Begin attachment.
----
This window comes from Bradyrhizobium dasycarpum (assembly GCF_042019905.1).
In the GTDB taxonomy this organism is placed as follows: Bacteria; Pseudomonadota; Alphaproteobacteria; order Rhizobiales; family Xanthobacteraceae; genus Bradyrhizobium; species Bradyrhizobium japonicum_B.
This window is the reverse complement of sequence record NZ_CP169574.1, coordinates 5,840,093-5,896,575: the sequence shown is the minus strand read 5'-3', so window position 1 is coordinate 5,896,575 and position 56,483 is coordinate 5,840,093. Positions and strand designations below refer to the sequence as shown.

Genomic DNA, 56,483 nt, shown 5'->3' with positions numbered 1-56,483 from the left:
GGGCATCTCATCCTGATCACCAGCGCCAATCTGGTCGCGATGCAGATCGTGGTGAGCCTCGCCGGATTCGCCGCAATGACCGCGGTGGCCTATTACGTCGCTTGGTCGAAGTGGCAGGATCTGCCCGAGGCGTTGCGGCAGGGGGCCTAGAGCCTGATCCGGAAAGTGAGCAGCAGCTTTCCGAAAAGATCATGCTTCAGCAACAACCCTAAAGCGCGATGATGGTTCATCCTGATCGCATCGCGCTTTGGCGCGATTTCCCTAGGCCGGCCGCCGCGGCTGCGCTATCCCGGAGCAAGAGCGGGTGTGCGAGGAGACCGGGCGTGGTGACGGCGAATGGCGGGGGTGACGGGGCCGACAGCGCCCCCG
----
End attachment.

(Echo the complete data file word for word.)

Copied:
This window comes from Bradyrhizobium dasycarpum (assembly GCF_042019905.1).
In the GTDB taxonomy this organism is placed as follows: Bacteria; Pseudomonadota; Alphaproteobacteria; order Rhizobiales; family Xanthobacteraceae; genus Bradyrhizobium; species Bradyrhizobium japonicum_B.
This window is the reverse complement of sequence record NZ_CP169574.1, coordinates 5,840,093-5,896,575: the sequence shown is the minus strand read 5'-3', so window position 1 is coordinate 5,896,575 and position 56,483 is coordinate 5,840,093. Positions and strand designations below refer to the sequence as shown.

Genomic DNA, 56,483 nt, shown 5'->3' with positions numbered 1-56,483 from the left:
GGGCATCTCATCCTGATCACCAGCGCCAATCTGGTCGCGATGCAGATCGTGGTGAGCCTCGCCGGATTCGCCGCAATGACCGCGGTGGCCTATTACGTCGCTTGGTCGAAGTGGCAGGATCTGCCCGAGGCGTTGCGGCAGGGGGCCTAGAGCCTGATCCGGAAAGTGAGCAGCAGCTTTCCGAAAAGATCATGCTTCAGCAACAACCCTAAAGCGCGATGATGGTTCATCCTGATCGCATCGCGCTTTGGCGCGATTTCCCTAGGCCGGCCGCCGCGGCTGCGCTATCCCGGAGCAAGAGCGGGTGTGCGAGGAGACCGGGCGTGGTGACGGCGAATGGCGGGGGTGACGGGGCCGACAGCGCCCCCG